A six-year-old girl we can call Talya was about to begin first grade. She saw a boy, age eight, beating a kitten with a big stick.
“Stop! Stop! Why would you hit something so small and helpless?” she asked.
“I’ll hit you instead,” the bully answered, beating her mercilessly with his stick.
Black and blue, with blood in her eye, Talya was brought to the Hadassah Medical Center’s pediatric ophthalmology specialists.
“Seventy-five percent of eye trauma happens to children,” relates Hadassah’s Director of Pediatric Ophthalmology Dr. Irene Anteby. “The little girl was lucky,” she says. “The bleeding in her eye will be absorbed and she won’t lose her vision.”
Hadassah’s Pediatric Ophthalmology Center is Israel’s top center for pediatric eye care. “Part of our work is educating physicians,” explains Dr. Anteby. “We always have two residents, one from Israel and one from abroad, who are training with us.”
Hadassah also plays a central role in treating Retinopathy of Prematurity (ROP), which causes poor vision in premature babies. Most of the children with this problem have spent time in a neonatal intensive care unit, often because their lungs are not fully developed. These babies receive oxygen therapy, which can hurt their eyes. ROP can be mild and may resolve spontaneously, but if it is more severe and does need to be treated and is not treated on time, ROP can lead to blindness.
Many of these small patients with ROP come from the Palestinian Authority and nearby countries where there is less awareness of the problem. “We always hope that they arrive soon enough so that we can preserve whatever sight they have left,” Dr. Anteby says.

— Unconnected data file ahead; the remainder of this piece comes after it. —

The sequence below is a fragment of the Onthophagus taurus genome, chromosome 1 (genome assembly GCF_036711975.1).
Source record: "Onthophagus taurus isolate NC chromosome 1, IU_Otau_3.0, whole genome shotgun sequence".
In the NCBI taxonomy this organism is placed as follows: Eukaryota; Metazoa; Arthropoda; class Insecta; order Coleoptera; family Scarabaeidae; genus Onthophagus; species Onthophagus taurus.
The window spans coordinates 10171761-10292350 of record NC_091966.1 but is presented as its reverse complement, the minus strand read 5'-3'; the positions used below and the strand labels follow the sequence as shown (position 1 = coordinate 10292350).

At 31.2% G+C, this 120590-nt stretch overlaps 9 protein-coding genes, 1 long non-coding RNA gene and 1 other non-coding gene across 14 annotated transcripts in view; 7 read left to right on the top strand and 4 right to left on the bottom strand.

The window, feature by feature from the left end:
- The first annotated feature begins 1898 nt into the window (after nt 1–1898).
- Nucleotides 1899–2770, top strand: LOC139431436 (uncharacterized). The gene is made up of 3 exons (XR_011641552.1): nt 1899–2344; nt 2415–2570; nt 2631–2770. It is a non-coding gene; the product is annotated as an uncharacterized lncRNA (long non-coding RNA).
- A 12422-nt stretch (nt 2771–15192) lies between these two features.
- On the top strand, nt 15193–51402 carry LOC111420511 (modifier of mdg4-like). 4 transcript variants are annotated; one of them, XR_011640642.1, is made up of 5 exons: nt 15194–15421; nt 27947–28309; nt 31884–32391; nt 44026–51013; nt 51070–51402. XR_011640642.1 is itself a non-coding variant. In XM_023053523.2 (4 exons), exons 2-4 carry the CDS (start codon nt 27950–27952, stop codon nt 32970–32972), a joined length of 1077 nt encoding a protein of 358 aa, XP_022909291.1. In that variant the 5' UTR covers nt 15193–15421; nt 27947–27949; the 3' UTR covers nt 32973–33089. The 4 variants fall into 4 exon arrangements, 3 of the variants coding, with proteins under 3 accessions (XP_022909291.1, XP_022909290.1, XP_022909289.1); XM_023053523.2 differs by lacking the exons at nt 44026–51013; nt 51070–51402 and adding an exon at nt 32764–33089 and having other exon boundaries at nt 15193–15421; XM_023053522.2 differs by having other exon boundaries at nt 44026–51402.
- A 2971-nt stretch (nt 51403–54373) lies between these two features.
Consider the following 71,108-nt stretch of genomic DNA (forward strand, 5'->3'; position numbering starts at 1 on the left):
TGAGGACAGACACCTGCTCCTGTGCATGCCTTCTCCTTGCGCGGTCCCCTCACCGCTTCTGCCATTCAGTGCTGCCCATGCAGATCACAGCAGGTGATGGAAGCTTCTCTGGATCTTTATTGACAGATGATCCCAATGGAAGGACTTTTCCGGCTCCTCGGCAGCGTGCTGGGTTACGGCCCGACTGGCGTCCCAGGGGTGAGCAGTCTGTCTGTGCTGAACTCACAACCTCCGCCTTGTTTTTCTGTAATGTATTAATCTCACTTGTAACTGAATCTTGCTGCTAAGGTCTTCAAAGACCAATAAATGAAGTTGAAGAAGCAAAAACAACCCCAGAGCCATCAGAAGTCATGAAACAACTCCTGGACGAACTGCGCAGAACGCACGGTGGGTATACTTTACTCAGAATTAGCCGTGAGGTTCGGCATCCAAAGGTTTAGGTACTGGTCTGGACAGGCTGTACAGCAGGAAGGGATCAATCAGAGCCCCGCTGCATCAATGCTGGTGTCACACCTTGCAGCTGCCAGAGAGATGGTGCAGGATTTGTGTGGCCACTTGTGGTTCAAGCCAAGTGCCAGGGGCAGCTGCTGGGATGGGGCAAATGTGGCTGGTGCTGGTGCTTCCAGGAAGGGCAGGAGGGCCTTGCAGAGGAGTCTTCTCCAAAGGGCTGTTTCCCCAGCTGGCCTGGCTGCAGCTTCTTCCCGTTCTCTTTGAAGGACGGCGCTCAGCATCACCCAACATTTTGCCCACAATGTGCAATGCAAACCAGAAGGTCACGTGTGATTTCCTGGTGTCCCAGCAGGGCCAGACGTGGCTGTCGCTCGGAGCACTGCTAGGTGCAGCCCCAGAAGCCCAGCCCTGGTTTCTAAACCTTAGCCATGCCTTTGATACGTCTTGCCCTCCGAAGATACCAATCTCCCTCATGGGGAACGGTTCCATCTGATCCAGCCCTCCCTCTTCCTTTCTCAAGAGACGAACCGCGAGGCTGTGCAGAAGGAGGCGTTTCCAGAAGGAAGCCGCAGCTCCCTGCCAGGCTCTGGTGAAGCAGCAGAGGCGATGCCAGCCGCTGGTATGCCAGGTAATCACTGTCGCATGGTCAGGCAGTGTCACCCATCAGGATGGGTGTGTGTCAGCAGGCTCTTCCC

Hadassah staff members also screen children in Jerusalem’s well-baby “Tipat Halav” (Drop of Milk) clinics to identify early vision problems, such as lazy eye or cataracts. Last year, Hadassah physicians removed 80 pediatric cataracts, which can result either from genetic defects, metabolic conditions or trauma to the eye.
Thanks to Hadassah specialists, Talya is now resting at home and will start first grade this September with her vision intact.
Meet Dr. Irene Anteby
Born in Sweden, Dr. Irene Anteby moved to Israel when she was 20 years old. She studied medicine at the Hebrew University-Hadassah School of Medicine and specialized in pediatric ophthalmology, as well as the subspecialty of strabismus, also known as crossed eyes.
Along with being Director of Pediatric Ophthalmology at Hadassah, Dr. Anteby is chair of the Israeli Association for Pediatric Ophthalmology. On a medical mission to the Marshall Islands in the Pacific, Dr. Anteby performed cataract surgery on tens of patients. On the last day of the mission, the driver who had been chauffeuring the ophthalmologists to see patients asked them to check his vision. “We were shocked to find out that our driver was half-blind!” relates Dr. Anteby. “We quickly operated on him to return his vision, but from that point on, we visited all our patients on foot.”